Q and A

“What is the recipe for the solution to neutralize skunk spray on a dog?” Mix 1 quart of 3 percent hydrogen peroxide, 1 cup baking soda, and 1 teaspoon liquid soap. Wash the sprayed animal for 5 to 10 minutes. Keep the mixture out of eyes, nose and mouth. Rinse with tap water. This mixture is the size for a small dog. Double it for a medium-sized dog and triple for a large dog.

“What makes for brilliant fall colors?” The brilliance and the quantity of leaf colors that develop are related to weather conditions that occur before and during the time that chlorophyll in the leaves is dwindling. Temperature and moisture are the main influences.

A succession of warm, sunny days and cool, crisp, but not freezing nights seems to bring about the most spectacular color displays.

“What’s the difference between a pigeon and a dove?” Not much. Doves are sometimes considered smaller than pigeons, but this is not always the case. Pigeons and doves are all members of the family Columbidae.

“I see a big, black-and-yellow spider suspended in the center of a large web? What is it?” It will have a white, zigzagging pattern of silk running vertically beneath the spider. It is an argiope. It goes by many other names such as garden spider, writing spider, signature spider, banana spider and corn spider. The zigzagging pattern of silk, called the stabilimentum, is variously thought to camouflage the spider, attract insect prey or make it easy for birds to see the web so they won’t damage it by flying into it. The little brown males are about a third the size of the females.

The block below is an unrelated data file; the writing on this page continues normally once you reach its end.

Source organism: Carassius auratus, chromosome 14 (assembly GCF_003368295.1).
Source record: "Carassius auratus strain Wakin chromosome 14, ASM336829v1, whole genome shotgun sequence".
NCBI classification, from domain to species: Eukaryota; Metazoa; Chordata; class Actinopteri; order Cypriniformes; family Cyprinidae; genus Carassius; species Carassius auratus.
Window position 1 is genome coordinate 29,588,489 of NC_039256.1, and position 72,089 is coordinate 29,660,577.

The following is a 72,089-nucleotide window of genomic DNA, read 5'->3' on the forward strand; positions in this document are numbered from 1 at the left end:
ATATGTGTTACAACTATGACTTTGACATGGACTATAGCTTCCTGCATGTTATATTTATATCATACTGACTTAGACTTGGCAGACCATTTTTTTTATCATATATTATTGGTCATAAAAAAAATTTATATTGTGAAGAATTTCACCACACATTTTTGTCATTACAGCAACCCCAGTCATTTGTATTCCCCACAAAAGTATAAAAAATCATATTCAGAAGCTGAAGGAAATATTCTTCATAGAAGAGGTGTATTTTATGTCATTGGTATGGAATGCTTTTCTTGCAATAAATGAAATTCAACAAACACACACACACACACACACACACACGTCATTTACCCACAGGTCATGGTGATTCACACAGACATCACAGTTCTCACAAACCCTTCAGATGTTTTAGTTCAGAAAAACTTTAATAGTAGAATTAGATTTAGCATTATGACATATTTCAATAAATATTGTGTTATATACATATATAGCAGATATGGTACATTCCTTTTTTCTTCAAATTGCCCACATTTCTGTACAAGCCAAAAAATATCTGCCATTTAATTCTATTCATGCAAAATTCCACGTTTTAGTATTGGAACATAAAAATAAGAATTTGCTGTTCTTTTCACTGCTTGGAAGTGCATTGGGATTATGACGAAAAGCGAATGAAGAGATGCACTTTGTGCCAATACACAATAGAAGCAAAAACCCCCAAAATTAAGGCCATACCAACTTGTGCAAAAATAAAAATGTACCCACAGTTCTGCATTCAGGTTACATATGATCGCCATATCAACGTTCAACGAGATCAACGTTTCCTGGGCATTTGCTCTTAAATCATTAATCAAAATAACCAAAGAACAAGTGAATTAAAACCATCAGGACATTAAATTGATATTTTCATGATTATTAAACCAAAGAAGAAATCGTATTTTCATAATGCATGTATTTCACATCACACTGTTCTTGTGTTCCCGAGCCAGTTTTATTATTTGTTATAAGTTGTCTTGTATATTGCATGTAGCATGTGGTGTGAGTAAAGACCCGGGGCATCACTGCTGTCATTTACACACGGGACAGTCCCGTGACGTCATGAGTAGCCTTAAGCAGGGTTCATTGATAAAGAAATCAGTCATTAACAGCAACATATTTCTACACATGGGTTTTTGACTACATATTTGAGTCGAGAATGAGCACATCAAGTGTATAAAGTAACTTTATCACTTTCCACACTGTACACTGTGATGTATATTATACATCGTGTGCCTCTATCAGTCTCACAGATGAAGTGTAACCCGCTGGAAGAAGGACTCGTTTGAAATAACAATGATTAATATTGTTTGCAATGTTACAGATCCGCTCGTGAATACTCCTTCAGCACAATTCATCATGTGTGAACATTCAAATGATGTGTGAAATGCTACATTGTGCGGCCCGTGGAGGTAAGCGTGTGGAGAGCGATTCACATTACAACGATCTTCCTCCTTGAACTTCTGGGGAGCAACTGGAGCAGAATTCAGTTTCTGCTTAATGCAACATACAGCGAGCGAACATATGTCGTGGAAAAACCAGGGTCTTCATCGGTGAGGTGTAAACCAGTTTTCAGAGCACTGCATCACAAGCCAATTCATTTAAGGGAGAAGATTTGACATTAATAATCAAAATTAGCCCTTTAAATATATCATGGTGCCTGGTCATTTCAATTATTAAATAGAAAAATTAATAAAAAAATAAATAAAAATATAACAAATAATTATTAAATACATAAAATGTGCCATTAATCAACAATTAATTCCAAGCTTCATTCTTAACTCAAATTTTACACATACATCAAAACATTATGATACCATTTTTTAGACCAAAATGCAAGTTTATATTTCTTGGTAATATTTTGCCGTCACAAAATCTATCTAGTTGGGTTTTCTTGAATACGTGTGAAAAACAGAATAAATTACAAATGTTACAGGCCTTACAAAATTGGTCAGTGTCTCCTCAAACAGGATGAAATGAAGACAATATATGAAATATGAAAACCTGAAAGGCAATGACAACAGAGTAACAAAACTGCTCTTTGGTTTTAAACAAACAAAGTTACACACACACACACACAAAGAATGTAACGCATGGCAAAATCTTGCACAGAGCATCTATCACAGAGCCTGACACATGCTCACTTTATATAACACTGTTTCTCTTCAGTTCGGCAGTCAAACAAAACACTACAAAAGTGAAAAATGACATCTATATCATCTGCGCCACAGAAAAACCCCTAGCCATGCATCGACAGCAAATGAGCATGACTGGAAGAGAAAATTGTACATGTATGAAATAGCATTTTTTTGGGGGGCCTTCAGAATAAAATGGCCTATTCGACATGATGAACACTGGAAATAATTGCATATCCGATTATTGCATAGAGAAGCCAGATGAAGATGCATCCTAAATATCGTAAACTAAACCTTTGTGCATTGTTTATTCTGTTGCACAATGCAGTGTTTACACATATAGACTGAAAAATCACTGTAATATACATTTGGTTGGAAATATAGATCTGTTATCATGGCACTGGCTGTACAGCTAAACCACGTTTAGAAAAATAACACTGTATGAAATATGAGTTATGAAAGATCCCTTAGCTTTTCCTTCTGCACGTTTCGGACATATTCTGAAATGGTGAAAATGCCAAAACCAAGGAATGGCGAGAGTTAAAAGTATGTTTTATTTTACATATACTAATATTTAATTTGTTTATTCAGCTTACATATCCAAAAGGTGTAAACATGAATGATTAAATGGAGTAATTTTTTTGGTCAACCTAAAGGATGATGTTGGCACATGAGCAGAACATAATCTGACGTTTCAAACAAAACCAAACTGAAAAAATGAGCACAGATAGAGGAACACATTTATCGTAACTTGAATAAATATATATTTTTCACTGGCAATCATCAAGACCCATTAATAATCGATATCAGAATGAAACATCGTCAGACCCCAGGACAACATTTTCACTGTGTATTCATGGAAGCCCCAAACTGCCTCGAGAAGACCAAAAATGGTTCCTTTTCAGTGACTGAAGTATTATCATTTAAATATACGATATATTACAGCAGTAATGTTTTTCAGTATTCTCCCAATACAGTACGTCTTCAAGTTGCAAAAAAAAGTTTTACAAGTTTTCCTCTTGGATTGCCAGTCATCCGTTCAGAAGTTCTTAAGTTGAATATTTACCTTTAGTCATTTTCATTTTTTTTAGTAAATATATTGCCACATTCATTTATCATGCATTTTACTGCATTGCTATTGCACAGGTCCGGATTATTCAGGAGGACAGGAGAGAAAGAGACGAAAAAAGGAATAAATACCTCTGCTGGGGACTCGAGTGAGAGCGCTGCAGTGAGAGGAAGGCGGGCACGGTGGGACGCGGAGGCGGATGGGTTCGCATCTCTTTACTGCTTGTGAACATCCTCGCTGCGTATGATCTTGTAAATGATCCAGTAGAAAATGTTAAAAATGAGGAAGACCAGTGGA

Nature lessons

In just 14 days, a monarch butterfly caterpillar devours enough milkweed leaves to grow to more than 2,000 times its hatching weight.

American goldfinches molt body feathers twice a year, once in late winter and again in late summer. The bright yellow of male goldfinches in spring is one welcome sign of approaching warm months. Young male goldfinches do not turn a bright lemon yellow until their second summer. Although goldfinches grow a new set of feathers during molting periods in fall and spring, they continue to visit feeders during this time. Goldfinches move around when they’re not nesting and sometimes appear to have completely disappeared. Even when abundant at feeders, goldfinches move a great deal. The goldfinches frequenting feeders in the morning could be different birds than those at the same feeders in the afternoon.

Each year, people tell me that they keep flies out of buildings by filling Ziploc plastic bags with water and hanging them just outside the door. I’ve never tried that.

Thanks for stopping by

“You must not know too much or be too precise or scientific about birds and trees and flowers and watercraft; a certain free-margin, and even vagueness — ignorance, credulity — helps your enjoyment of these things.” — Walt Whitman

“Keep me away from the wisdom which does not cry, the philosophy which does not laugh, and the greatness which does not bow before children.” — Kahlil Gibran


Al Batt of Hartland is a member of the Albert Lea Audubon Society. E-mail him at